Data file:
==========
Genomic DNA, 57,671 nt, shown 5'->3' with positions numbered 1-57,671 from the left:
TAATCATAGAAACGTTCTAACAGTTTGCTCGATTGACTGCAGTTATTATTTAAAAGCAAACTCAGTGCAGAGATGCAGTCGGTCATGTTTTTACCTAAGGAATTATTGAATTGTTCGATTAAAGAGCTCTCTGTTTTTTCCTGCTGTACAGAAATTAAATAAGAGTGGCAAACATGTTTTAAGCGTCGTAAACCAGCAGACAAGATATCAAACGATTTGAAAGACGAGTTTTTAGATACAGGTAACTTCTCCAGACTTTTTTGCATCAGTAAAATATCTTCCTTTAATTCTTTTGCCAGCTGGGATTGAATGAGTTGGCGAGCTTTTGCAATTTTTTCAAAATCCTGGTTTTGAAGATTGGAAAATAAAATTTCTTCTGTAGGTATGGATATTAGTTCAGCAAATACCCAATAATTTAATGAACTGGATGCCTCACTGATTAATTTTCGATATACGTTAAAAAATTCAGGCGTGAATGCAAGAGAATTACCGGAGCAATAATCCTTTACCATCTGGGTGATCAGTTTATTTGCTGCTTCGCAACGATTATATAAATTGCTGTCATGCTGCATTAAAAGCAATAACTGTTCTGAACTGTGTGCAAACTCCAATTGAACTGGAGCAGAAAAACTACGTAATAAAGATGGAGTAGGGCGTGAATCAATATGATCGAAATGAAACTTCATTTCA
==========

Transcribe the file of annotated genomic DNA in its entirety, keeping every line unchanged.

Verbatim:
Genomic DNA, 57,671 nt, shown 5'->3' with positions numbered 1-57,671 from the left:
TAATCATAGAAACGTTCTAACAGTTTGCTCGATTGACTGCAGTTATTATTTAAAAGCAAACTCAGTGCAGAGATGCAGTCGGTCATGTTTTTACCTAAGGAATTATTGAATTGTTCGATTAAAGAGCTCTCTGTTTTTTCCTGCTGTACAGAAATTAAATAAGAGTGGCAAACATGTTTTAAGCGTCGTAAACCAGCAGACAAGATATCAAACGATTTGAAAGACGAGTTTTTAGATACAGGTAACTTCTCCAGACTTTTTTGCATCAGTAAAATATCTTCCTTTAATTCTTTTGCCAGCTGGGATTGAATGAGTTGGCGAGCTTTTGCAATTTTTTCAAAATCCTGGTTTTGAAGATTGGAAAATAAAATTTCTTCTGTAGGTATGGATATTAGTTCAGCAAATACCCAATAATTTAATGAACTGGATGCCTCACTGATTAATTTTCGATATACGTTAAAAAATTCAGGCGTGAATGCAAGAGAATTACCGGAGCAATAATCCTTTACCATCTGGGTGATCAGTTTATTTGCTGCTTCGCAACGATTATATAAATTGCTGTCATGCTGCATTAAAAGCAATAACTGTTCTGAACTGTGTGCAAACTCCAATTGAACTGGAGCAGAAAAACTACGTAATAAAGATGGAGTAGGGCGTGAATCAATATGATCGAAATGAAACTTCATTTCA